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Excised content from a Beatles piece

Saturday 12/3/22

Just a behind-the-scenes peak here. The material below was removed--not by me--from one of the new Beatles pieces I wrote. It's all true, but the nature of the content gave pause.

Editorial types often balk when things get real. Typically editors would prefer mindless factoids and that is how most editors who are also writers write: they tell you what you would already know if you really knew much of anything at all. There are no ideas. The language is plain and always unmemorable. Most nonfiction I see is very much like Wikipedia, though gappier. The better the editor, the more open they are to the stuff that actually matters, new modes of expression, the thrill and excitement of great writing that moves and compels us.

Sometimes this kind of excision is explained away by a kind of blame that one has been gratuitous. In other words, it's directed back at me, when it's a them thing, not a me thing. It is impossible for me to be gratuitous in my art. Gratuity happens when the writer is insecure, when they want to be noticed because the quality of their work wouldn't be reason enough. When they're immature. When they lack prospective and think persona and pose matters more than content and the authenticity that is crucial to quality writing.

I couldn't put something in anything to get a rise or a shock. That's not in my artistic nature. And I am someone who just wrote a unique, masterful story about a guy trying to suck his own dick in "Powering Through." But it's not really about a guy trying to suck his own dick, is it? It's a story that contains the full measure of our humanity, and given the ostensible subject matter, I think that's an amazing achievement. Or considering any subject matter.

And what if the most human, heartbreaking, soul-shaking story happened to be about a guy trying to suck his own dick? Well, I think that's brilliant. And who can do that? How is that even possible? But then someone does? What does that open up to us, in terms of possibilities? That's revolutionary art. That's the point. Crushing all expectations and opening every door and window, including all of the doors and windows we didn't know existed.

Anyway, the Beatles piece in its pre-ablated state is already in Just Like Them: A Piece by Piece Guide to Becoming the Ultimate Thinking Person's Beatles Fan. But again, just a pulling back of the curtain on here.

The official version of “Yellow Submarine” starts with the words, “In the town where I was born.” On the songwriting tape, Lennon instead sings, “In the place where I was born, no one cared,” and immediately we think, “What is happening here?”

The suggestion is that no one cared from the precise moment of birth, of entry in this world, of the submarine surfacing, in a way. This was a man whose mother gave him up without really giving him up. Lennon was essentially both adopted and not adopted. He regularly saw a person—until her tragic, premature death—who ought to have loved him more than anyone else, who didn’t want to raise and live with him. A woman who flirted with him sexually, who he knew more as a good-timey aunt he nursed his own sexual fantasies about, and whom he’d often witness performing fellatio on her significant other.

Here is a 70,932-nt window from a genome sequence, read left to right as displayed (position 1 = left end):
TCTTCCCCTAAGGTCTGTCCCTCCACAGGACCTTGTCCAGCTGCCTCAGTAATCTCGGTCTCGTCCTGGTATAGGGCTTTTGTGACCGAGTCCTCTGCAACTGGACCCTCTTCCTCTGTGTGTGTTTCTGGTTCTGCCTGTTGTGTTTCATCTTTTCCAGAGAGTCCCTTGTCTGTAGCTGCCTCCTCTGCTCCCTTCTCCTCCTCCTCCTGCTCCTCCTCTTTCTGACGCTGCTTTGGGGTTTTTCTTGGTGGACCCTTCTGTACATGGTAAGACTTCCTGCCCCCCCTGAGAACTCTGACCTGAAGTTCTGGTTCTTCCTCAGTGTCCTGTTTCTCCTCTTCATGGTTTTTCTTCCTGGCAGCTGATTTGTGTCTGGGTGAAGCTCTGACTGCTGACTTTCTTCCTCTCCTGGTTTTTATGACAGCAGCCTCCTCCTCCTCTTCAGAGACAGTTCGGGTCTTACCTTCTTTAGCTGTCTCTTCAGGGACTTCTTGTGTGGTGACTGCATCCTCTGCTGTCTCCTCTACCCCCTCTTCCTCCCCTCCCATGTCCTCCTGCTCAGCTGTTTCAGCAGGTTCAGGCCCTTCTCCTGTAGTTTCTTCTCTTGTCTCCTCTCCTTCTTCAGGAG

That is one cluster, as they say. But we should also never make a song chiefly biographical, which strikes me as disrespectful to what the song is. The best art is autonomous, or deserves to be looked as such. If we can look at a work of art and say it improves based upon biographical details, then the art has failed. It wasn’t good enough on its own to be self-sufficient.

I would never say that about this song fragment that runs to just a little over a minute. You could have put it on Plastic One Band, the 1970 Lennon release that I regard as the only out and out full-on work of art that any of the Beatles made in their solo careers.

Lennon repeats the “no one cared” line, and his voice breaks. I’ve heard Lennon sing with a cold (check out the outtakes to Please Please Me) and warble off-key in fetching fashion (the early, guide vocal stab at “Yes It Is”), but nothing like this. The singer is barely getting through his own fragment of a song. He’s gone in, and he’s going under, a submersible unto himself. The waters have him.

This is Lennon on September 5, 1979 with a kind of audio therapy diary he was making. Very few people are aware of it. I'm aware of all of it. Would one expect less? Sometimes someone will say, "I've read a lot of books on such and such," when they question something I've included that is not a factoid-y type thing with which they are familiar and additionally things are getting real, and I think, so? Do you think we're going to have the same amount of knowledge? Why would you think that? I don't say it. I'm very polite. It's just something to be dealt with right now, and by deal with it, I mean do whatever I need to do and get back to what else I'm doing.


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